The difference between a responsive site and “non-” is that a responsive site reconfigures it’s user interface to “fit” the screen it is shown on. Consider a 3-column layout web page that has been built in a “responsive” way. On a desktop browser it shows full width, with all 3-columns. On a mobile phone, it will automatically configure itself to show the 3 columns stacked on top of each other, so that the columns can display wide enough to be easily read.
For more on responsive, see: alistapart.com/article/responsive-web-design
Now, of course, every project is different, and the way we apply this design approach to different sets of user requirements is dependent on several factors, including (bullet list!):
- User need. How many of the users are on tablets and smartphones at the times they will access the site? If the answer is “a lot” responsive design (RD) should be considered. If the answer is, “sometimes,” then maybe a mobile-tested site that will function on various devices–even if it does not support the kind of automatic re-arranging I described above–is going to work out fine.
- Content. Some content lends itself better to RD approaches than others. For example, a site that serves up a lot of PDF files is not a great candidate for RD because PDF files are meant to display the same way everywhere and they cannot be made to fit the various breakpoints your RD strategy calls for. A site like a blog that already works well in a 1-column display might benefit from RD, or it might not. A news portal with a 3-column homepage and lots of big, heavy photos almost has to include an RD approach to it’s interface, or mobile users might go away frustrated.
- Cost. The effort that goes into building a website that supports RD is a bit more than building one that does not, because that automatic rearranging is done with web development technologies that are implemented by a programmer. If the front end of the site must be flexible to accommodate requirements for RD, then that guy has more work to do to accommodate the different displays. Not an order of magnitude more dev, but more dev. As for testing, we usually plan to test websites on a list of devices whether the site is RD or not, so QA testing can often remain pretty stable price-wise, unless the device list grows.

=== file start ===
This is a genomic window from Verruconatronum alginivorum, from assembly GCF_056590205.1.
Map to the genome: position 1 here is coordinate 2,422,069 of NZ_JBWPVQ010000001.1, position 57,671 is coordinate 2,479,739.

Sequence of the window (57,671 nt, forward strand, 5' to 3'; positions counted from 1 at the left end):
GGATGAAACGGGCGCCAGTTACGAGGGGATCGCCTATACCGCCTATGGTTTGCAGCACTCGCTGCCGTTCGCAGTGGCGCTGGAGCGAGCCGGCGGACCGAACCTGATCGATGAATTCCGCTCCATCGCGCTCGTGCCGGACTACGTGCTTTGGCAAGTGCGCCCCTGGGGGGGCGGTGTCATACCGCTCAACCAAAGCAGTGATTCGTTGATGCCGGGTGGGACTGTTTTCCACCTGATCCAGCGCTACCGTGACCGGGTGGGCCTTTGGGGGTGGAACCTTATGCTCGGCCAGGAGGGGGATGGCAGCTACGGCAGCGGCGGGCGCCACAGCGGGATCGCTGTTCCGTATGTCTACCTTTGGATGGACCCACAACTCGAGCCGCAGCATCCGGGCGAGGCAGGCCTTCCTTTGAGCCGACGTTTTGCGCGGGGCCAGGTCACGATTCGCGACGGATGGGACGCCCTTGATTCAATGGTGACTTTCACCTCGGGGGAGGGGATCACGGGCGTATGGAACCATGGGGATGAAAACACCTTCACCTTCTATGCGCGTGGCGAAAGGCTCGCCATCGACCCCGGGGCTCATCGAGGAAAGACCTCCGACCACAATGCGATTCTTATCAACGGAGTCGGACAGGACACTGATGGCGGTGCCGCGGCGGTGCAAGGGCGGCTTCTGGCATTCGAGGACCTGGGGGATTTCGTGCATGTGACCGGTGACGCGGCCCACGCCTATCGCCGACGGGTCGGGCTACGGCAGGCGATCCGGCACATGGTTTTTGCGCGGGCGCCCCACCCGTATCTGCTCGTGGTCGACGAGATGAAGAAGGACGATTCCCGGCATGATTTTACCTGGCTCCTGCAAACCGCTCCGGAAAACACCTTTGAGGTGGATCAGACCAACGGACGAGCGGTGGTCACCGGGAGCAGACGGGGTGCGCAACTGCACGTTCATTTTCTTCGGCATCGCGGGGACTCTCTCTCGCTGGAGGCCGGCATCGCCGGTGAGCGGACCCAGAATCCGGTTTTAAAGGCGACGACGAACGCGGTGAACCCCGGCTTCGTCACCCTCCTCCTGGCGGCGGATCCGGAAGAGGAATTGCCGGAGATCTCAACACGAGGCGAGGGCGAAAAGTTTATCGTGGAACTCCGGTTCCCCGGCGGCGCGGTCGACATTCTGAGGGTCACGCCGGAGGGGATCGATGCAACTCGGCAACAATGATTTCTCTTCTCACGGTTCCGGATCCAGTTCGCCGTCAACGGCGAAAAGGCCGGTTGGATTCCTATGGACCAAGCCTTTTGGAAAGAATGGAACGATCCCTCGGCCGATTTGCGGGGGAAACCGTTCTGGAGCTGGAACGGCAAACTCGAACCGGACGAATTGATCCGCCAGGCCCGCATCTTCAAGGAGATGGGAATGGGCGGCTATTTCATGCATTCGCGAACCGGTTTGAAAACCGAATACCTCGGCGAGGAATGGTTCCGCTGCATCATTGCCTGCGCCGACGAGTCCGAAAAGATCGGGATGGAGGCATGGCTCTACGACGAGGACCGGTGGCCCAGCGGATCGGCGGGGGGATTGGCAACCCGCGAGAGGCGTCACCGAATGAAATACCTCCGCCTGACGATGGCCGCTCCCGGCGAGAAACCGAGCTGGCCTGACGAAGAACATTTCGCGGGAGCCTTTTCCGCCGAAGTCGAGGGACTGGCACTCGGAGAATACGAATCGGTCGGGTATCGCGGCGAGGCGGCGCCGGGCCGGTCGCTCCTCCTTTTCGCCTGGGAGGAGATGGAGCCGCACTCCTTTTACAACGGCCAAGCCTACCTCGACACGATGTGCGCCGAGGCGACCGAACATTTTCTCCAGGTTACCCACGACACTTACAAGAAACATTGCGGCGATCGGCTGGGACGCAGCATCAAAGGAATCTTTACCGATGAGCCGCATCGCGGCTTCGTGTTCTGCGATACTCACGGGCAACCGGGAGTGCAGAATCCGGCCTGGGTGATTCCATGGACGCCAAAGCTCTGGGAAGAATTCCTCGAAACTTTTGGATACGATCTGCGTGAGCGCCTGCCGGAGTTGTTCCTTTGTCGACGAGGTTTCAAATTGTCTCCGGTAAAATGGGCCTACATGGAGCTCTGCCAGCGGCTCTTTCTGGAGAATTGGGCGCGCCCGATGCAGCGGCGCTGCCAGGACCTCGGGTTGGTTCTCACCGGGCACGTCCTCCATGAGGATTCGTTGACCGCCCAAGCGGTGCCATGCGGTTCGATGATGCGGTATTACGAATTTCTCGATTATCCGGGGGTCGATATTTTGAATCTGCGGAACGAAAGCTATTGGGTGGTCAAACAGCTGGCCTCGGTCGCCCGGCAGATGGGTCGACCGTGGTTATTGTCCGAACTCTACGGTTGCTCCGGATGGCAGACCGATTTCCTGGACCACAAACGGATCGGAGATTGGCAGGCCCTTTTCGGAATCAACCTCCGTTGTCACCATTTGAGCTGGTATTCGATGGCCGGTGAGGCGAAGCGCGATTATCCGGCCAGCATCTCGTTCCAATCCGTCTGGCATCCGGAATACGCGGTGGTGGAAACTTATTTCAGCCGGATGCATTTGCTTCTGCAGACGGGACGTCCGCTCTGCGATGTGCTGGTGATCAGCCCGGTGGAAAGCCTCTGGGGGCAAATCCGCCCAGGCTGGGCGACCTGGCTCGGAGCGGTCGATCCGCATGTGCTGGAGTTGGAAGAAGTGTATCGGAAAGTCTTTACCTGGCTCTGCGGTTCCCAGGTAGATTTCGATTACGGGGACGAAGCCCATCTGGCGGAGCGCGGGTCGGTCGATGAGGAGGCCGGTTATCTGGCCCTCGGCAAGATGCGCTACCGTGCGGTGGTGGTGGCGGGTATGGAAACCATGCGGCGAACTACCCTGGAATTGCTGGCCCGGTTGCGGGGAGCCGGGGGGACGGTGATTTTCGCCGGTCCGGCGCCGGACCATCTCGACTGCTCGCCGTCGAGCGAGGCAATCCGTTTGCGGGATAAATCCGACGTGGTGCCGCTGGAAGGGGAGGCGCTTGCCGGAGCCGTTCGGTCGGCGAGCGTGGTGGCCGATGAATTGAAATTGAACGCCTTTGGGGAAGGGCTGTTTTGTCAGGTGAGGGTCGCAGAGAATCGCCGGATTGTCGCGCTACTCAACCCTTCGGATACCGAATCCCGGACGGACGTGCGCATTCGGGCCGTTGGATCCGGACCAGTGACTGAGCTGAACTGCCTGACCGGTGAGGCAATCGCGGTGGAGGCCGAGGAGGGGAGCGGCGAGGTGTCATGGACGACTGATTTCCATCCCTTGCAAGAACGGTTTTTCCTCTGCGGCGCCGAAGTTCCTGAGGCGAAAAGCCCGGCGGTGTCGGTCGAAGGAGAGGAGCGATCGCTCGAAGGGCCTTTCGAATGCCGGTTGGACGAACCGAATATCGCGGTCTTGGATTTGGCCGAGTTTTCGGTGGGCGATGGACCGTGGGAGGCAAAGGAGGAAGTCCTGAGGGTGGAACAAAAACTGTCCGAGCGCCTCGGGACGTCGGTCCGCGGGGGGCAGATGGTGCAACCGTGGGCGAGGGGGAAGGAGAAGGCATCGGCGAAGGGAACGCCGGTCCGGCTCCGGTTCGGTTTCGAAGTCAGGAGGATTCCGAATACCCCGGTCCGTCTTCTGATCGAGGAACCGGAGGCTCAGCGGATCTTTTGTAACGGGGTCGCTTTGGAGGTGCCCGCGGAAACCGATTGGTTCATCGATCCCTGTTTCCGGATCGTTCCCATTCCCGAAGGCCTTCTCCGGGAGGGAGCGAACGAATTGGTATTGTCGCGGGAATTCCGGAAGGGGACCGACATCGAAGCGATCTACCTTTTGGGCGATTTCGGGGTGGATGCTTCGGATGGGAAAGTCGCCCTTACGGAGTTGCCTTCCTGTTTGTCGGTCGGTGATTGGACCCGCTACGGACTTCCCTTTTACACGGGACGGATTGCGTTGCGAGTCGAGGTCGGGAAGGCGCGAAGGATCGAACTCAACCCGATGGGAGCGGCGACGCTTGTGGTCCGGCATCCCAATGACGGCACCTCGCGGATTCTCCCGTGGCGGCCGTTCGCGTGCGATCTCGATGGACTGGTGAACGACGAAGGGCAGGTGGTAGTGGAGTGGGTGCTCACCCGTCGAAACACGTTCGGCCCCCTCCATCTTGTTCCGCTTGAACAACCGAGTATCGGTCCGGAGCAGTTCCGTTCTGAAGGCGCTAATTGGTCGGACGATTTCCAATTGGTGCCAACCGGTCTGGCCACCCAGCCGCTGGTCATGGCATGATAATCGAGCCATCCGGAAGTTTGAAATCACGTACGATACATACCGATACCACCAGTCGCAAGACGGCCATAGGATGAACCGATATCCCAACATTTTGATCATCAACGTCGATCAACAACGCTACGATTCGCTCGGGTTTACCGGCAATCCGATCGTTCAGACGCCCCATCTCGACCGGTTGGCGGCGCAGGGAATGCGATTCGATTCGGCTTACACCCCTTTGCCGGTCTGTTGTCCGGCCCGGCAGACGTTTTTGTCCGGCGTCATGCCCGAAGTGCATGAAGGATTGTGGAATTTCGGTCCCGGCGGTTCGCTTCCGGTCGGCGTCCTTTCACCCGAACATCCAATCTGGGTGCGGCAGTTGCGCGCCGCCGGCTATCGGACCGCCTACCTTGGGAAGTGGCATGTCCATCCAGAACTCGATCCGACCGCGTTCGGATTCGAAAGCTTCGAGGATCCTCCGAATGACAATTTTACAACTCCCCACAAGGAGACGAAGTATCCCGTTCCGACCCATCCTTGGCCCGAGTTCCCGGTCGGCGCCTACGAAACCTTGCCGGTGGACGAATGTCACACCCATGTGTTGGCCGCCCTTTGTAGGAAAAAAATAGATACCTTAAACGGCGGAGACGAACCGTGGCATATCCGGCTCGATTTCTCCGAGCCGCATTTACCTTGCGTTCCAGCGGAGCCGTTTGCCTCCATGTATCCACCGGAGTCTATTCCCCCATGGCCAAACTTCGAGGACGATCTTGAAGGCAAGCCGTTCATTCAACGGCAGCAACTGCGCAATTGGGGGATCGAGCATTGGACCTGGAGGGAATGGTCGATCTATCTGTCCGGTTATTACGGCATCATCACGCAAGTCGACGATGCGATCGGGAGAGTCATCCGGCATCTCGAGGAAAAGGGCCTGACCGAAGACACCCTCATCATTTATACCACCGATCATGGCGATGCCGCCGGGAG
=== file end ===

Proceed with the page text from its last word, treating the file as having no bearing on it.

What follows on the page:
What this means to us as we build websites to an RD specification is that we know we have a responsibility to give mobile and tablet users an experience equal to that of the desktop user, and this is a tall order. It means our UX and UI design will account for RD by minimizing certain elements, like large photographic backgrounds, and leaning more on others, like using code more than images to give the pages color and style. There is a whole mindset we must bring to an RD project that is a bit different.
Responsive Design is also a buzzword, co-opting would-be consequential conversations across our fair land. So we have to ask: Is it worth it?
Sometimes it really is. Tech-savvy users, who spend half of their days pecking at iPhone apps (like my kids, or maybe like you), expect their stuff to function a certain way, and may perceive it as “chintzy” or even “broken” if their mobile experience is interrupted by having to zoom and scroll around a screen to hunt for what they need. Fair enough! In some contexts, though, RD might be overkill. For example it is easy to imagine a situation where a less mobile-tech-savvy user just needs to grab some information, urgently, and is glad to have mobile access to it at all.
Frequency of mobile use, appropriate content, and a business case to expend the effort for RD are all important factors in this decision, and we can help you determine what’s right for you.